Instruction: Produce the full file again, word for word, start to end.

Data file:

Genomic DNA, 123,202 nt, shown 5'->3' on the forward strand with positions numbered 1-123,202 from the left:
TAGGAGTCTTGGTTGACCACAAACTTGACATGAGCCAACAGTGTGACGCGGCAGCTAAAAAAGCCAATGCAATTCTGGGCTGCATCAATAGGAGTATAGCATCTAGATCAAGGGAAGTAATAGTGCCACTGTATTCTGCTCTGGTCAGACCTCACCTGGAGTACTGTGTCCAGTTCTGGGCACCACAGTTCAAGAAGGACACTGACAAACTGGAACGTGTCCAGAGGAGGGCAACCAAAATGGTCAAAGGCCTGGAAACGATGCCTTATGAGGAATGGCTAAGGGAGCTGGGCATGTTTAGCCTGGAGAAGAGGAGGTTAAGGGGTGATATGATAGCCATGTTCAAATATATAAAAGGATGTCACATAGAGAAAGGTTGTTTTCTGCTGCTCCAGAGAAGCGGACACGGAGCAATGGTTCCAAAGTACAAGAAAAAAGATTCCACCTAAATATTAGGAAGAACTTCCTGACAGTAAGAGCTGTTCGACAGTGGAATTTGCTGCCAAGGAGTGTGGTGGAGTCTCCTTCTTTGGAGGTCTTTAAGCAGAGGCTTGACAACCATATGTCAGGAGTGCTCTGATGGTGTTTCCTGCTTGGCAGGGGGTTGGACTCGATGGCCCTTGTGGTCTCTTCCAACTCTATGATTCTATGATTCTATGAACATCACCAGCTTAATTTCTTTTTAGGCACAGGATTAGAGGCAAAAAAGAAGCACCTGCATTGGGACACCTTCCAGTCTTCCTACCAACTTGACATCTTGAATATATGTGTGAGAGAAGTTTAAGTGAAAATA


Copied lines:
Genomic DNA, 123,202 nt, shown 5'->3' on the forward strand with positions numbered 1-123,202 from the left:
TAGGAGTCTTGGTTGACCACAAACTTGACATGAGCCAACAGTGTGACGCGGCAGCTAAAAAAGCCAATGCAATTCTGGGCTGCATCAATAGGAGTATAGCATCTAGATCAAGGGAAGTAATAGTGCCACTGTATTCTGCTCTGGTCAGACCTCACCTGGAGTACTGTGTCCAGTTCTGGGCACCACAGTTCAAGAAGGACACTGACAAACTGGAACGTGTCCAGAGGAGGGCAACCAAAATGGTCAAAGGCCTGGAAACGATGCCTTATGAGGAATGGCTAAGGGAGCTGGGCATGTTTAGCCTGGAGAAGAGGAGGTTAAGGGGTGATATGATAGCCATGTTCAAATATATAAAAGGATGTCACATAGAGAAAGGTTGTTTTCTGCTGCTCCAGAGAAGCGGACACGGAGCAATGGTTCCAAAGTACAAGAAAAAAGATTCCACCTAAATATTAGGAAGAACTTCCTGACAGTAAGAGCTGTTCGACAGTGGAATTTGCTGCCAAGGAGTGTGGTGGAGTCTCCTTCTTTGGAGGTCTTTAAGCAGAGGCTTGACAACCATATGTCAGGAGTGCTCTGATGGTGTTTCCTGCTTGGCAGGGGGTTGGACTCGATGGCCCTTGTGGTCTCTTCCAACTCTATGATTCTATGATTCTATGAACATCACCAGCTTAATTTCTTTTTAGGCACAGGATTAGAGGCAAAAAAGAAGCACCTGCATTGGGACACCTTCCAGTCTTCCTACCAACTTGACATCTTGAATATATGTGTGAGAGAAGTTTAAGTGAAAATA